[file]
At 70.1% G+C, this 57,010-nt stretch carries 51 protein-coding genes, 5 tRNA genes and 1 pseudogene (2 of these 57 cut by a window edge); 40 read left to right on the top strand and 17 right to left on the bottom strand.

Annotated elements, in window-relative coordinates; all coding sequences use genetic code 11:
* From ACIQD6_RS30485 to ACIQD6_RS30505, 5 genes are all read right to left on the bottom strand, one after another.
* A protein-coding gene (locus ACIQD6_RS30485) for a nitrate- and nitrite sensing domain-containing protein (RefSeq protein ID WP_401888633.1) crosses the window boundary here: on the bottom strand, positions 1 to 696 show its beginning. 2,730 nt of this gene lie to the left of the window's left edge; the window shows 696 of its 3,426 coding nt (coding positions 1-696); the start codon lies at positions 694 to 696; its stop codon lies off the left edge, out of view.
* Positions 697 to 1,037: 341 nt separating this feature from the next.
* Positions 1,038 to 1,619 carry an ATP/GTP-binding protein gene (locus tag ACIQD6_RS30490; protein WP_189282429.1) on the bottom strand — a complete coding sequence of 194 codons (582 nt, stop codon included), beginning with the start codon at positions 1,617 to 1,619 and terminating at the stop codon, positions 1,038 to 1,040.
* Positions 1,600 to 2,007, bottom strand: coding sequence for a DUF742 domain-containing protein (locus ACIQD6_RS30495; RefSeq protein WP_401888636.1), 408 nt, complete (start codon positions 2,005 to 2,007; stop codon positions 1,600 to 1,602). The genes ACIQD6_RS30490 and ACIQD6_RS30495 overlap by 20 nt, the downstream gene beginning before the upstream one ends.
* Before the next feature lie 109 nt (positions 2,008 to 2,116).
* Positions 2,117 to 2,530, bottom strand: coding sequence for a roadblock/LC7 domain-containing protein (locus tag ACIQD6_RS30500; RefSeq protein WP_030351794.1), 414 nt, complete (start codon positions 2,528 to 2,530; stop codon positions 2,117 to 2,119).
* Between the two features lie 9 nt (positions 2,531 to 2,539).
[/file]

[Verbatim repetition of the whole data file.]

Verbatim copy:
At 70.1% G+C, this 57,010-nt stretch carries 51 protein-coding genes, 5 tRNA genes and 1 pseudogene (2 of these 57 cut by a window edge); 40 read left to right on the top strand and 17 right to left on the bottom strand.

Annotated elements, in window-relative coordinates; all coding sequences use genetic code 11:
* From ACIQD6_RS30485 to ACIQD6_RS30505, 5 genes are all read right to left on the bottom strand, one after another.
* A protein-coding gene (locus ACIQD6_RS30485) for a nitrate- and nitrite sensing domain-containing protein (RefSeq protein ID WP_401888633.1) crosses the window boundary here: on the bottom strand, positions 1 to 696 show its beginning. 2,730 nt of this gene lie to the left of the window's left edge; the window shows 696 of its 3,426 coding nt (coding positions 1-696); the start codon lies at positions 694 to 696; its stop codon lies off the left edge, out of view.
* Positions 697 to 1,037: 341 nt separating this feature from the next.
* Positions 1,038 to 1,619 carry an ATP/GTP-binding protein gene (locus tag ACIQD6_RS30490; protein WP_189282429.1) on the bottom strand — a complete coding sequence of 194 codons (582 nt, stop codon included), beginning with the start codon at positions 1,617 to 1,619 and terminating at the stop codon, positions 1,038 to 1,040.
* Positions 1,600 to 2,007, bottom strand: coding sequence for a DUF742 domain-containing protein (locus ACIQD6_RS30495; RefSeq protein WP_401888636.1), 408 nt, complete (start codon positions 2,005 to 2,007; stop codon positions 1,600 to 1,602). The genes ACIQD6_RS30490 and ACIQD6_RS30495 overlap by 20 nt, the downstream gene beginning before the upstream one ends.
* Before the next feature lie 109 nt (positions 2,008 to 2,116).
* Positions 2,117 to 2,530, bottom strand: coding sequence for a roadblock/LC7 domain-containing protein (locus tag ACIQD6_RS30500; RefSeq protein WP_030351794.1), 414 nt, complete (start codon positions 2,528 to 2,530; stop codon positions 2,117 to 2,119).
* Between the two features lie 9 nt (positions 2,531 to 2,539).